Here’s to New Beginnings for Bezanson.

#newbeginnings for Bezanson

Welcome to #newbeginnings!

The Bezanson Ag Society’s Capital Campaign has made an application to the AVIVA Community fund for $100,000 to put towards the new Bezanson Regional Community Cultural Centre slated for construction in the spring of 2017.

“For seven years, we’ve been putting our money where our business is — investing in charitable community initiatives across Canada, protecting the people and things you love, supporting the causes you care about most, and strengthening your local community. To us, at Aviva, this is just good thinking. We’re so proud to have provided more than $6.5 million in project funding to date, and we can’t wait to donate another $1 million this year.” – www.avivacommunityfund.org

How do we win?

Step One: To present the impact our project will have on our community. And we have done just that in a thoughtful video created with photos submitted by you – the community!
View our video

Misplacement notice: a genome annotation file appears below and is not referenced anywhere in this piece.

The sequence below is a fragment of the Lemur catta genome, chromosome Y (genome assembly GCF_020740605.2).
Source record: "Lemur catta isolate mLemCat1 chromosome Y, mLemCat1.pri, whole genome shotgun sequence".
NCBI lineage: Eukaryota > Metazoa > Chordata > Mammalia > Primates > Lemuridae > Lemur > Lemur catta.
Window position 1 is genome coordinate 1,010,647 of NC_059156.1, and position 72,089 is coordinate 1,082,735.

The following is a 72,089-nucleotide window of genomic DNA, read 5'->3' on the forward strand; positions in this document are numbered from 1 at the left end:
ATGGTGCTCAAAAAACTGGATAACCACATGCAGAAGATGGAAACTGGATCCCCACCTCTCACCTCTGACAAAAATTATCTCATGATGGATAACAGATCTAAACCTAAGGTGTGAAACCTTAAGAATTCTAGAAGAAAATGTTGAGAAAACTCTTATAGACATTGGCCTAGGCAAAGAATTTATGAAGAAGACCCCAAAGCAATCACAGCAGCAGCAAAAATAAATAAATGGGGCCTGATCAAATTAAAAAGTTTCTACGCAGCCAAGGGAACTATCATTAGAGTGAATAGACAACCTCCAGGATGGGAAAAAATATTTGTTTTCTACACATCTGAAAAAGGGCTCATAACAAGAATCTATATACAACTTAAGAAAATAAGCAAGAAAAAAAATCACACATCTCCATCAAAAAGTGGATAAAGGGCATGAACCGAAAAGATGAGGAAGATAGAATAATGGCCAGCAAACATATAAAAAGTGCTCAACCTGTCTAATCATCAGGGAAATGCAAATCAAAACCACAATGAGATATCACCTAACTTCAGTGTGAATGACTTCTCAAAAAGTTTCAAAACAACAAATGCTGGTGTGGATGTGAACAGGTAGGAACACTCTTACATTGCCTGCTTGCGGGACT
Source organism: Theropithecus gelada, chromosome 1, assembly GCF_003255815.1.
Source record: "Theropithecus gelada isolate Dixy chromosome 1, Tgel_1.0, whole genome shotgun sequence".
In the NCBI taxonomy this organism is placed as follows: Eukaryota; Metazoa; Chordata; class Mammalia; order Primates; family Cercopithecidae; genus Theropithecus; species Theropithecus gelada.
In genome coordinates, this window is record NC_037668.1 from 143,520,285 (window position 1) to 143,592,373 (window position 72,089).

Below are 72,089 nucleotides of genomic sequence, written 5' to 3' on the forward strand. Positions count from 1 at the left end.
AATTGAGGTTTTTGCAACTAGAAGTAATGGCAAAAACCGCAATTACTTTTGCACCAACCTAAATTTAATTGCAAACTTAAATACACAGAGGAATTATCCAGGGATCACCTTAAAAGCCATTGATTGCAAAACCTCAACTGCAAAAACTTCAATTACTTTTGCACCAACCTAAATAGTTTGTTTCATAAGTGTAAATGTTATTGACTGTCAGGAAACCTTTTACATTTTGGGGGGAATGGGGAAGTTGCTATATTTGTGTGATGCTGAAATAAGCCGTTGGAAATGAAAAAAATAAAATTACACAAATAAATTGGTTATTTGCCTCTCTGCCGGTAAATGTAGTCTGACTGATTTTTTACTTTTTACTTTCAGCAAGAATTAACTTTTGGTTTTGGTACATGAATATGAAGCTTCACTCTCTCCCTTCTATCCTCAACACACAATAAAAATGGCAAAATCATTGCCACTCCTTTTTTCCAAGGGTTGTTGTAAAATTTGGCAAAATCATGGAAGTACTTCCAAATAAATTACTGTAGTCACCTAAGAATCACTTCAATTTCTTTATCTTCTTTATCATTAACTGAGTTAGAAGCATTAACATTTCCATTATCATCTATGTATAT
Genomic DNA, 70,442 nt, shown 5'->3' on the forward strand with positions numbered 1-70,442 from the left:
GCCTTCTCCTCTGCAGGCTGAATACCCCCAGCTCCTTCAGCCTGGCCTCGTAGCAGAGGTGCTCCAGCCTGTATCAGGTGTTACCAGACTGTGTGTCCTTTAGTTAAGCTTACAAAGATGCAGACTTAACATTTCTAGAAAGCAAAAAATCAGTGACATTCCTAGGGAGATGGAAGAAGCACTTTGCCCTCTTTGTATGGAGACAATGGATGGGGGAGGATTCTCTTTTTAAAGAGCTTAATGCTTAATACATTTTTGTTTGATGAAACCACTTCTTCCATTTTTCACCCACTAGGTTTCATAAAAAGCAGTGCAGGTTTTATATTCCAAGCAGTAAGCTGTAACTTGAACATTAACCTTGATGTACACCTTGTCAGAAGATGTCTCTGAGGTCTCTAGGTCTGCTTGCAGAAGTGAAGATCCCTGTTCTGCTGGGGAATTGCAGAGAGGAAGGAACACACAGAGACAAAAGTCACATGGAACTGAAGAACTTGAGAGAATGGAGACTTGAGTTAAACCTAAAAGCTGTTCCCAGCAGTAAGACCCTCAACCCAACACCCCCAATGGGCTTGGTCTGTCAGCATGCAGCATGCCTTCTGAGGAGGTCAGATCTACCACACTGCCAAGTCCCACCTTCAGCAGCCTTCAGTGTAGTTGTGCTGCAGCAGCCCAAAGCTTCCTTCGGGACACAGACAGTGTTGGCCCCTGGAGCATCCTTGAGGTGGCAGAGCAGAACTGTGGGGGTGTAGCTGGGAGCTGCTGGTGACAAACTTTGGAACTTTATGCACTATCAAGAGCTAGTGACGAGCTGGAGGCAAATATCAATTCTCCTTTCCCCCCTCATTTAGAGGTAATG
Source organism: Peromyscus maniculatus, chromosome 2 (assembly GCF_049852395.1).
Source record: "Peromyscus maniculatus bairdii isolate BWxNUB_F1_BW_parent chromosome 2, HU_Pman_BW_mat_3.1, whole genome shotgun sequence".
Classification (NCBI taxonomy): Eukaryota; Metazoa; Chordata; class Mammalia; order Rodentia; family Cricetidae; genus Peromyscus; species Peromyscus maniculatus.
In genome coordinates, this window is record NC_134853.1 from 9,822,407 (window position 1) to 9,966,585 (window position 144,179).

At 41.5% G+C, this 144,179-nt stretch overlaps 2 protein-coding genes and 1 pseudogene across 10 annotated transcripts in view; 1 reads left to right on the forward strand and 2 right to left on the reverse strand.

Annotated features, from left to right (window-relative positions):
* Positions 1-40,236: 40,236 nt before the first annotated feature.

Step Two:  Vote for Bezanson! Each person may vote up to 18 times for any entry they wish. Voting takes place from 10 AM on October 11 until 2 pm Oct 28th. All you need to do is visit our project during the voting period and click “Submit your votes”. The 5 ideas with the most votes in our funding category will become finalists in the next round of judging. Please tell your friends and family to vote too!

When will we know?

Finalists will be announced November 7 2016. Submissions will be evaluated according to a number of different criteria including project longevity, sustainability, impact, likelihood of success, number of votes, originality and submission quality.

The winners of the 2016 Aviva Community Fund will be announced on December 6, 2016.